Generating certificates

You can generate certificates using Orion, or a third-party tool like OpenSSL or Keytool.

Generating certificates using Orion

You can use Orion to generate certificates between Orion nodes. Start the nodes with the TLS trust mode set to insecure-no-validation for tlsclienttrust and tlsservertrust until the tlsknownclients and tlsknownservers files are populated. When the files are populated, restart the nodes with the TLS trust mode set to whitelist for tlsclienttrust and tlsservertrust.

Note

For TLS connections between the client (Besu) and Orion, manually configure the client to trust the server connection.

Generating certificates using OpenSSL

These procedures explain how to use OpenSSL to generate certificates when the Common Name (CN) is either the public DNS or an IP address. Before you begin, ensure OpenSSL is installed.

Public DNS is CN

To use a public DNS as CN:

Generating a CA certificate

  1. Generate a key file called orion_ca.key:

    openssl genrsa -out orion_ca.key 2048

  2. Generate a certificate authority (CA) certificate called orion_ca.pem that uses orion_ca.key:

    openssl req -x509 -new -nodes -key orion_ca.key -sha256 -days 1024 -out orion_ca.pem

Generating a new certificate for a node

We recommend each node has its own certificate. To generate the certificate:

  1. Generate a key file called orion_cer.key:

    openssl genrsa -out orion_cer.key 2048

  2. Generate a certificate signing request (CSR) called orion_cer.csr:

    openssl req -new -key orion_cer.key -out orion_cer.csr

  3. Answer each prompt for information to be added to the certificate request. Ensure the value you specify for Common Name (CN) matches the host public DNS so the requests from the server are accepted. The name is also specified in the configuration file for the nodeurl and clienturl options.

  4. Generate a certificate called orion_cer.pem signed by the CA certificate:

    openssl x509 -req -in orion_cer.csr -CA orion_ca.pem -CAkey orion_ca.key -CAcreateserial -out orion_cer.pem -days 500 -sha256

IP address is CN

To use a public IP address as CN:

Updating the openssl.cfn file

  1. Find the openssl.cfn file, and create a copy of it.
  2. In your copy of the openssl.cfn file, find the [req] section, and add:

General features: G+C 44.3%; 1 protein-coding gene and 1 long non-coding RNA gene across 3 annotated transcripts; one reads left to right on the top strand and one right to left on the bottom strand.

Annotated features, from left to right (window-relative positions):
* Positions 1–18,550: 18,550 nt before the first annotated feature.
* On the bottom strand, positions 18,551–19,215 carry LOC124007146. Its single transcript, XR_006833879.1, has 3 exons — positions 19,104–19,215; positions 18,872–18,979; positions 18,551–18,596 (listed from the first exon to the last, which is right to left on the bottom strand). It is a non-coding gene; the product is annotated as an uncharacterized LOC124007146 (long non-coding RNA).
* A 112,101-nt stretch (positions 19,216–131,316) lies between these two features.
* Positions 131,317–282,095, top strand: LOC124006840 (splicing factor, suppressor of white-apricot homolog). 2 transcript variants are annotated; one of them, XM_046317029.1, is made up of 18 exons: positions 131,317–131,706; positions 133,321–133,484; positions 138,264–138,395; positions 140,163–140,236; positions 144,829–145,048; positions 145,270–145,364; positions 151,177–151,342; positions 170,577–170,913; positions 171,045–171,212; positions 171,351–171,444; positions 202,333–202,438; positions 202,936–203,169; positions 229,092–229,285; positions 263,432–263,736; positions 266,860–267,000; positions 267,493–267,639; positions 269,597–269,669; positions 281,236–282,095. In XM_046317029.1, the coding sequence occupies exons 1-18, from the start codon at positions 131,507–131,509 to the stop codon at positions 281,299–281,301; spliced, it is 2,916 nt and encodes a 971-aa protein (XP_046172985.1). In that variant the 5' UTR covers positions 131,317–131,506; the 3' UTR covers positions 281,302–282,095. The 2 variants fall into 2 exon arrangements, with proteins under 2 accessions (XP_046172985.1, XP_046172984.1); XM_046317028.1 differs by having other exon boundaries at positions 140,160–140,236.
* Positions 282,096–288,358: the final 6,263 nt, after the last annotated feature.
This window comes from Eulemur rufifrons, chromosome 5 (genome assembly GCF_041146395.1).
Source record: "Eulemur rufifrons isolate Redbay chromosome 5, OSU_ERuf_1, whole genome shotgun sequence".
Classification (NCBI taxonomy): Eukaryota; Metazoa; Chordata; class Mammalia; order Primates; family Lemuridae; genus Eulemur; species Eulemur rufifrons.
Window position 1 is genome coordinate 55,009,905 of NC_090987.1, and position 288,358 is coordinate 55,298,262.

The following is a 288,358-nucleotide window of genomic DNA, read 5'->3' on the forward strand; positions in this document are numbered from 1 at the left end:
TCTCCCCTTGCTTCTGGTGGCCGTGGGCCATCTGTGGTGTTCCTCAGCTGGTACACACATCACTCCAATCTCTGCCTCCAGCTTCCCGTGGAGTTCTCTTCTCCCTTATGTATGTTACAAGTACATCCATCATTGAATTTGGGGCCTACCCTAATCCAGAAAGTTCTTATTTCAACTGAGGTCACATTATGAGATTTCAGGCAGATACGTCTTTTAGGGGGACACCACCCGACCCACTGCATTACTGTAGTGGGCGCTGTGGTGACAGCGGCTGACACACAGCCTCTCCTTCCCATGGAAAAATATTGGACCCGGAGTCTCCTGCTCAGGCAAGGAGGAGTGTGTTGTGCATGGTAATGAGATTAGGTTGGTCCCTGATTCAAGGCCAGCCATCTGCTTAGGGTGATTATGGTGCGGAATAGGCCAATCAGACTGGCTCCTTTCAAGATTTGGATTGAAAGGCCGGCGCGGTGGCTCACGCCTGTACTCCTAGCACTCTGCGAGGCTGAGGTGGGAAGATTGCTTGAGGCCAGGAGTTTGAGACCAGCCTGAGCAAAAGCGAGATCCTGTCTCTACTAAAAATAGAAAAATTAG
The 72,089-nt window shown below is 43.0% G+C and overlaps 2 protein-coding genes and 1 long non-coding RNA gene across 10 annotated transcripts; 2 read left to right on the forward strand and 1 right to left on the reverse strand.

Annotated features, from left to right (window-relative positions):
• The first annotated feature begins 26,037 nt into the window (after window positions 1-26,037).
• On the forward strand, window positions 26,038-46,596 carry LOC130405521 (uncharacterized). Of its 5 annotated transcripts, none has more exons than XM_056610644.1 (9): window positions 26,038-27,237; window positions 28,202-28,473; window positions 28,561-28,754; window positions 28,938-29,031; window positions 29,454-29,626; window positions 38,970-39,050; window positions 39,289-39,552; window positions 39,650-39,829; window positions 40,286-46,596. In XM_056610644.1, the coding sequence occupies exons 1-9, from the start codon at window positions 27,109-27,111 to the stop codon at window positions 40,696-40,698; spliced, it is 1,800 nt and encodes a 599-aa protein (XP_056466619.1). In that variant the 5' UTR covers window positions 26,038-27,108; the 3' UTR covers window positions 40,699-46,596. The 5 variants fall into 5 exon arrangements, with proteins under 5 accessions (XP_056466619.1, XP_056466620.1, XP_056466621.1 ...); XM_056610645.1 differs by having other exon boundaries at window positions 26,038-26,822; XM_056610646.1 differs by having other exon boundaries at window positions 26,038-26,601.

req_extensions = v3_req
    
    [ v3_req ]
    basicConstraints = CA:FALSE
    keyUsage = nonRepudiation, digitalSignature, keyEncipherment
    subjectAltName = @alt_names
    
    [alt_names]
    DNS.1 = <DNS-PUBLIC-RECORD>
    DNS.2 = <DNS-PRIVATE-RECORD>
    IP.1 = <PUBLIC-IP-ADDRESS>
    IP.2 = <PRIVATE-IP-ADDRESS>
    
  3. For each DNS you want to use as an alternate name, specify a DNS.n entry.

  4. For each IP address you want as an alternate IP address, specify an IP.n entry.

Generating a new CSR for a node

  1. Run the following command. Substitute your values for all variables.

    openssl req -new -key orion_cer.key -out orion_cer.csr -config <PATH-TO>/openssl.cnf

  2. Test whether the certificate was generated with the expected subject alternative names:

    openssl req -text -noout -in orion_cer.csr

    Example of command output

    [...]
    Requested Extensions:
          X509v3 Subject Alternative Name:            
    DNS:<DNS-PUBLIC-RECORD>,
    DNS:<DNS-PRIVATE-RECORD>, 
    IP Address:<PUBLIC-IP-ADDRESS>, 
    IP Address:<PRIVATE-IP-ADDRESS>
    [...]
    

Generating a new certificate

  1. Run the following command. Substitute your values for all variables.

    openssl x509 -req -in orion_cer.csr -CA orion_ca.pem -CAkey orion_ca.key -CAcreateserial -out orion_cer.pem -days 500 -sha256 -extfile <PATH-TO>/openssl.cnf -extensions v3_req

  2. Test whether the generated certificate contains the subject alternative names:

    openssl x509 -in orion_cer.pem -text -noout

    Example of command output

    [...]
    X509v3 extensions:
        X509v3 Subject Alternative Name:
    DNS:<DNS-PUBLIC-RECORD>,
    DNS:<DNS-PRIVATE-RECORD>, 
    IP Address:<PUBLIC-IP-ADDRESS>, 
    IP Address:<PRIVATE-IP-ADDRESS>
    [...]